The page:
Rhode Island Will, Trusts, Estate Planning and Probate Law – FAQS by an Experienced RI Attorney


1] do i need a will?

Probably yes. Anyone who has minor children must have a will to appoint a guardian in the event of the death of both parents when the children are minors. Anyone wishing to distribute their estate in an alternative way to intestate laws prescribed by the receiving state must have a will.

2] What is an ab intestate?

A person who dies without a will dies without a will. In these circumstances, the laws relating to the intestate as prescribed by the receiving state will govern the disposition of the estate.

3] Can I avoid probate if I have a will?

Probate is the process of validating a will. For a will to be valid and to have force and effect, a probate judge must approve the will in court and appoint an executor to deal with the estate.

4] If I die with minor children, who will take care of my money for them?

If you have minor children, a trust must be established for the period until they reach the age of majority or another age chosen by the testator. You, the testator, would also appoint a trustee to manage the trust assets for the benefit of your minor children until the body of the trust is handed over to the children.

5] Can I name the same person as executor, trustee and guardian?

Yes. The same person can perform all of these functions, but they don't have to be the same person. For practical reasons, having the same person as tutor and curator simplifies things. However, if a person is good with children but poor in finances, it may be a good idea to divide the tasks.

6] How can I avoid the homologation process?

A person's estate will not need to be probated if the person did not have assets in their name only at the time of death. Therefore, one way to avoid probate is to own all of your assets together with one another. The best approach is to create living trust.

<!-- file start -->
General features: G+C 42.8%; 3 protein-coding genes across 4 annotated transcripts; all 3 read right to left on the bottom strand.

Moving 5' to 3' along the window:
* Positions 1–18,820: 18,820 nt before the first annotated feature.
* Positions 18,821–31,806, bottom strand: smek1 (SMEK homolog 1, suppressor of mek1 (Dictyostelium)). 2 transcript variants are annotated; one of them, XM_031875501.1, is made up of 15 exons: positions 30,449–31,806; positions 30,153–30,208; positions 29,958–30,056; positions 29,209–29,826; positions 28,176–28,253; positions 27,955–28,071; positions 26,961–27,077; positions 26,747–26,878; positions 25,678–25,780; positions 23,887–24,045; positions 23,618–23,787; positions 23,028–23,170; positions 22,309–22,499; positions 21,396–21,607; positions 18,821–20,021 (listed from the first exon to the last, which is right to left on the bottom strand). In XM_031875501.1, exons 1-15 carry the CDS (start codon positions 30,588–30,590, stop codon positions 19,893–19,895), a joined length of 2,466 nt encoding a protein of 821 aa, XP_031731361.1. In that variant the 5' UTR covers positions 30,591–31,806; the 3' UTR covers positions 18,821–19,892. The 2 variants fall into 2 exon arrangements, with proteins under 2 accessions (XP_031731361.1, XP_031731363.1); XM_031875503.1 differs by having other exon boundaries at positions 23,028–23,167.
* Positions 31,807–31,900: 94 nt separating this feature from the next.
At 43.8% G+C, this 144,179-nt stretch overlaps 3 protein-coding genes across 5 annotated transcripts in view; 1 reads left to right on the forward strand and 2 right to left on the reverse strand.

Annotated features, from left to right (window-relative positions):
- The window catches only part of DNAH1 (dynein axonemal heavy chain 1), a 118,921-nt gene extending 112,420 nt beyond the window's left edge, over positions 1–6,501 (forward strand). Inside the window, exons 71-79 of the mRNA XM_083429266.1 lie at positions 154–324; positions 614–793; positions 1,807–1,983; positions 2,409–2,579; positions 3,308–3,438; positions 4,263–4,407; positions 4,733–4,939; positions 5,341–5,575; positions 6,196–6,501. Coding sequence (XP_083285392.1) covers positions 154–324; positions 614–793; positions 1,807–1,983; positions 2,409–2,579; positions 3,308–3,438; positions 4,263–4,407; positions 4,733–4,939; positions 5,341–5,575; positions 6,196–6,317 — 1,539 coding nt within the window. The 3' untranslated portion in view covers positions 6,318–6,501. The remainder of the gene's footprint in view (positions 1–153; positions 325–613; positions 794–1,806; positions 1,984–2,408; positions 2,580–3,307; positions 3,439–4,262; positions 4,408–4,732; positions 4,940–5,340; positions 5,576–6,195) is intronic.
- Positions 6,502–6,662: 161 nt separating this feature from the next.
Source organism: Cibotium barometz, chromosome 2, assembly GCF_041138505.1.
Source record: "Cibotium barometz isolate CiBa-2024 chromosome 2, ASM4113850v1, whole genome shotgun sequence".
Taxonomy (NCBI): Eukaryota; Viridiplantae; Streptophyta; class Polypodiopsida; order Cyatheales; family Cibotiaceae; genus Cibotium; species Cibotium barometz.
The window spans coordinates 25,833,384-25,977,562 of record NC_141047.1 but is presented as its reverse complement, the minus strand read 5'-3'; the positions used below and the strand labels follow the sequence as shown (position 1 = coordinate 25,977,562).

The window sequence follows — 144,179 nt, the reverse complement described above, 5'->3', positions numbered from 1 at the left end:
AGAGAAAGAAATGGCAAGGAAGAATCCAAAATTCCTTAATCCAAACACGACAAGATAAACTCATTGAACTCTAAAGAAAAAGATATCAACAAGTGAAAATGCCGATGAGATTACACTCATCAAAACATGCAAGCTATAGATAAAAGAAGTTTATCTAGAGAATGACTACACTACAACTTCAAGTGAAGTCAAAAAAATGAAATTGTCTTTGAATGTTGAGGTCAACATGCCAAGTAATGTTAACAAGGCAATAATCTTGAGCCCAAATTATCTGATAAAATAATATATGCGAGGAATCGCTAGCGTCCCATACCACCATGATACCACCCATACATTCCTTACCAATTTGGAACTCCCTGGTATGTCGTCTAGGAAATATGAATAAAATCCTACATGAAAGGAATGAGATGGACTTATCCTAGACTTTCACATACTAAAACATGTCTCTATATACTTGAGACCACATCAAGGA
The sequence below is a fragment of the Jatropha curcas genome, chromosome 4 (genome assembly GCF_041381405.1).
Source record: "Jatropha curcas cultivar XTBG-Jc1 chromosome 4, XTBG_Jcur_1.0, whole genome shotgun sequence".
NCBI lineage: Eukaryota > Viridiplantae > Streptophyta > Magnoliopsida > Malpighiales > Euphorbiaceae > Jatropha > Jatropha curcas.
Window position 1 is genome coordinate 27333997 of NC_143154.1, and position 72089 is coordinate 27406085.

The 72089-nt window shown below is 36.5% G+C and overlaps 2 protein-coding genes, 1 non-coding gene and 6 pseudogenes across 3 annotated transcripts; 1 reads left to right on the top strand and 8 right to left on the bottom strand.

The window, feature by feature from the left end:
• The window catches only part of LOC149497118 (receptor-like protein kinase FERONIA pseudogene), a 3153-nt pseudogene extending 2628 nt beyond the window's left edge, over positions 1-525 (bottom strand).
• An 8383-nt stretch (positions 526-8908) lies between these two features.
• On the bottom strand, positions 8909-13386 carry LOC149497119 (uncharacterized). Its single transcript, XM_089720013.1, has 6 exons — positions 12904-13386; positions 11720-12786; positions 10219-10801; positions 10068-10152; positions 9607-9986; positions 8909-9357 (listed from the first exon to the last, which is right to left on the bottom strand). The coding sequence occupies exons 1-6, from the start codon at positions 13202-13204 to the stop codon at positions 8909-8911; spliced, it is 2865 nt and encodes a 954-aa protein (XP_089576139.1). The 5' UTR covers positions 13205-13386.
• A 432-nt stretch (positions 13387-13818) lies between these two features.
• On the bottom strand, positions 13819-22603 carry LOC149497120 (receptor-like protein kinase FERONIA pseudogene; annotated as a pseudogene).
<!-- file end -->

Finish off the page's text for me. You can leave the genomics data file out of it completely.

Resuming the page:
7] What is a trust?

A trust is a separate entity that has its own legal existence apart from the settlor or settlor of the trust. The assets of the trust are governed by the trust trustee [s], who may be the same person [s] who created the trust. One of the advantages of the trust is that it does not need to be probated to be valid and effective. It works without judicial administration or supervision. This saves time and expense associated with the probate process, but trusts are more expensive to draft and implement than a will.

8] What are the other benefits of building trust?

The creator of the trust is free to include any trust provisions they wish. This flexibility allows the unique situation to be handled in a precise and delicate manner. For example, a spendthrift child may be controlled, or an injured or disabled child may have detailed arrangements for their care and maintenance.

There are also special trusts to use for tax planning purposes if the estate is taxable at the federal level or at the state level. In 2006 and 2007, the limits are $ 675,000 in Rhode Island and $ 2 million federally. These limits are adjusted for inflation in the coming years. Please contact our office if you believe you have a taxable estate.

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